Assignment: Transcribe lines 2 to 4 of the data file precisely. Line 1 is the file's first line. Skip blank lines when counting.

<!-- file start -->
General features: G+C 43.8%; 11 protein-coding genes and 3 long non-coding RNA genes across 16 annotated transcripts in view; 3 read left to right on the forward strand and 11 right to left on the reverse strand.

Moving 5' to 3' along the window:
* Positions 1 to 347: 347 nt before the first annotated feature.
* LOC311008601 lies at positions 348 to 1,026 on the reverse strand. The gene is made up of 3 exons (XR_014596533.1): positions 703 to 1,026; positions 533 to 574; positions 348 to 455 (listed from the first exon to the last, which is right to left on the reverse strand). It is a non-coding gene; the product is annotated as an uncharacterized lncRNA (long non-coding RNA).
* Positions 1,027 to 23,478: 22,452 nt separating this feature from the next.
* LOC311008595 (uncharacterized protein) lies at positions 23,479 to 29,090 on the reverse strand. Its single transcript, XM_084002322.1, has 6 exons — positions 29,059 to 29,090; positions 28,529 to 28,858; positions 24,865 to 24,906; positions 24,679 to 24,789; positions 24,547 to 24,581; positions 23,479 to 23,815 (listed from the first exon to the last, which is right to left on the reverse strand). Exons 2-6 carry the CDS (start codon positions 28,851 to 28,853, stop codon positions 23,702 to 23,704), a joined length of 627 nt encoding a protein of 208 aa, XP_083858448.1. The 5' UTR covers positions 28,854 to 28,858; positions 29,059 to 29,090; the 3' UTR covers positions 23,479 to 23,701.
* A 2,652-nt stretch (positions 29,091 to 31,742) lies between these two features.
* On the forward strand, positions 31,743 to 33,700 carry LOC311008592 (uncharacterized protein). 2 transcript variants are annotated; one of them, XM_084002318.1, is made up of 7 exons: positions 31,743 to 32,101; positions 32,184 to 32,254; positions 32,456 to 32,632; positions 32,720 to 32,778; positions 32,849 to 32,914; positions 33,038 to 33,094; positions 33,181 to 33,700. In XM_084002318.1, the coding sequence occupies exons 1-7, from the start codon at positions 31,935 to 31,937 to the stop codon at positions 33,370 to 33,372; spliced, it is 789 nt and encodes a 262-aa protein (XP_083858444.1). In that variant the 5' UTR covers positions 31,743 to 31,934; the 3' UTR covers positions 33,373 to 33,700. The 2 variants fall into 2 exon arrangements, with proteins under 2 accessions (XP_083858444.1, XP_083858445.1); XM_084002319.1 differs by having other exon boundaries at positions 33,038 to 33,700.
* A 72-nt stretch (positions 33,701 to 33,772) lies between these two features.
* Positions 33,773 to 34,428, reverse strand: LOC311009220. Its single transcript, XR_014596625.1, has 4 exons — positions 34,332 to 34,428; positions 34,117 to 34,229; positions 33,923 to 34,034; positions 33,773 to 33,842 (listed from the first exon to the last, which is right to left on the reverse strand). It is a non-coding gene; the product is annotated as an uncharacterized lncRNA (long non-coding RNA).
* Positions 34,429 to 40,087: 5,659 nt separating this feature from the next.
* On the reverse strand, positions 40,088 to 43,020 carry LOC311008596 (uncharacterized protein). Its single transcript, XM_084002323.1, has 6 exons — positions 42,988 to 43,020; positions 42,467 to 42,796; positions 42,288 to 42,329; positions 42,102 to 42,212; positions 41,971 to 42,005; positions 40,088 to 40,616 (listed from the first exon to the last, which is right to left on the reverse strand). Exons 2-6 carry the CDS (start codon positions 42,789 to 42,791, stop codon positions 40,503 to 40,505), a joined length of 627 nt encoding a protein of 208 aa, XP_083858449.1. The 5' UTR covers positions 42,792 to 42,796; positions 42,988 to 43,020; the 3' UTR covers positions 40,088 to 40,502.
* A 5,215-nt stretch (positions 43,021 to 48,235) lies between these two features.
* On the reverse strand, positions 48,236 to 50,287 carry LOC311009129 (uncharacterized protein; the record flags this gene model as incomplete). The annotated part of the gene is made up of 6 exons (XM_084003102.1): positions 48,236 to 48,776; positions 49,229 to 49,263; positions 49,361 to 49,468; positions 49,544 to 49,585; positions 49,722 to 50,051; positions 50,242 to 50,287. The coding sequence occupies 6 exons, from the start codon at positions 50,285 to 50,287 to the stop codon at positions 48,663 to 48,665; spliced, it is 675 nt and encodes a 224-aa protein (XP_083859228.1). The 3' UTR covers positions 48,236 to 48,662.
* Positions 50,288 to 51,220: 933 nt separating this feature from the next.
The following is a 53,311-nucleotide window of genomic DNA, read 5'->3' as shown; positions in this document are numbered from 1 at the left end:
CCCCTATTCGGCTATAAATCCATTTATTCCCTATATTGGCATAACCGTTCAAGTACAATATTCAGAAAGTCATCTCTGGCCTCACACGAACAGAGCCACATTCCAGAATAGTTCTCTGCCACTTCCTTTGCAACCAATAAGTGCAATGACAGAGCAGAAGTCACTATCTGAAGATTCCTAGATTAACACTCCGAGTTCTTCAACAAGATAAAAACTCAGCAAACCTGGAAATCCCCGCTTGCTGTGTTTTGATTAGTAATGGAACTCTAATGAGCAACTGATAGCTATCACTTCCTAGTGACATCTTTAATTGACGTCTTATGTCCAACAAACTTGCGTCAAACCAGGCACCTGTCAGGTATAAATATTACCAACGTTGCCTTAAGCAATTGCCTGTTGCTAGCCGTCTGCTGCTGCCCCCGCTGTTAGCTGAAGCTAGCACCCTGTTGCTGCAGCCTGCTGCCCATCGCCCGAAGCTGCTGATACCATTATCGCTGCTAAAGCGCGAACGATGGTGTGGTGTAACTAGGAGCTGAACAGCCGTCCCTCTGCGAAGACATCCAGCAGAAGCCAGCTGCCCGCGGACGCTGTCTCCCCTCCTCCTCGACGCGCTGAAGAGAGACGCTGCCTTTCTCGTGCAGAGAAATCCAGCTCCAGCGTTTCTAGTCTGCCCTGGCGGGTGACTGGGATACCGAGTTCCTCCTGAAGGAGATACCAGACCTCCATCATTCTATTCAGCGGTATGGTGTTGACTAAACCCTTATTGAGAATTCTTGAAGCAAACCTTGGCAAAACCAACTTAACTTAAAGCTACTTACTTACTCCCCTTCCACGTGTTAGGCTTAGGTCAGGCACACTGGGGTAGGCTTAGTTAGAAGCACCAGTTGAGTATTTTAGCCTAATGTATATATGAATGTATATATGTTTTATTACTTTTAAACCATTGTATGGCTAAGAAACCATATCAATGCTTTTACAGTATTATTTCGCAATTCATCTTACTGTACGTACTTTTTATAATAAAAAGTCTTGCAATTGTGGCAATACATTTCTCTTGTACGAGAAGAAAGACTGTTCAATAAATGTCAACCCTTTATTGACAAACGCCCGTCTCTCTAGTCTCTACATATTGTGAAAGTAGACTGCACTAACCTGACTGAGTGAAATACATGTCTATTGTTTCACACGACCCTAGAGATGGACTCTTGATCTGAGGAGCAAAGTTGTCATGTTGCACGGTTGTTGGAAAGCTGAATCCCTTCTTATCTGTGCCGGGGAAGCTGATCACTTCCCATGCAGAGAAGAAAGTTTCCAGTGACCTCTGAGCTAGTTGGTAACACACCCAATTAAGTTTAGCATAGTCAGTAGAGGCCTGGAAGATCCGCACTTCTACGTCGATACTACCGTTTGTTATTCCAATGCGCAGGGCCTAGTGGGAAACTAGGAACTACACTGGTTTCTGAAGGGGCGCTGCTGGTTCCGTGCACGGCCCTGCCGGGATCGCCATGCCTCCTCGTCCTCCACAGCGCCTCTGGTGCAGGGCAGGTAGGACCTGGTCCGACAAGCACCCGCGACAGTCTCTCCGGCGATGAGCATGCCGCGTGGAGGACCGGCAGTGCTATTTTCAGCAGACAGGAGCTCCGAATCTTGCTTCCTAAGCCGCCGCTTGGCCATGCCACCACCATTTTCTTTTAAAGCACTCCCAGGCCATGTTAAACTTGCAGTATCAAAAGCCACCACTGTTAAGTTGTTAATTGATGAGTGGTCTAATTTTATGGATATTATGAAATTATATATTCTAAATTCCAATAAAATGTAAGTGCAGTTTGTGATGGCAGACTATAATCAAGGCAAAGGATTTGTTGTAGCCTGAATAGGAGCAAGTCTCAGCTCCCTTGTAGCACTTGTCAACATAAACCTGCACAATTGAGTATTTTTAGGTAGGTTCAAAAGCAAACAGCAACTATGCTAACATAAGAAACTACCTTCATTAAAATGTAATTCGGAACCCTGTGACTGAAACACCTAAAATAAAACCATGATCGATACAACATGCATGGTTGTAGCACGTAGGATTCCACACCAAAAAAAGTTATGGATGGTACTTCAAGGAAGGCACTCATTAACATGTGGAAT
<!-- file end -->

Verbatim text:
Moving 5' to 3' along the window:
* Positions 1 to 347: 347 nt before the first annotated feature.
* LOC311008601 lies at positions 348 to 1,026 on the reverse strand. The gene is made up of 3 exons (XR_014596533.1): positions 703 to 1,026; positions 533 to 574; positions 348 to 455 (listed from the first exon to the last, which is right to left on the reverse strand). It is a non-coding gene; the product is annotated as an uncharacterized lncRNA (long non-coding RNA).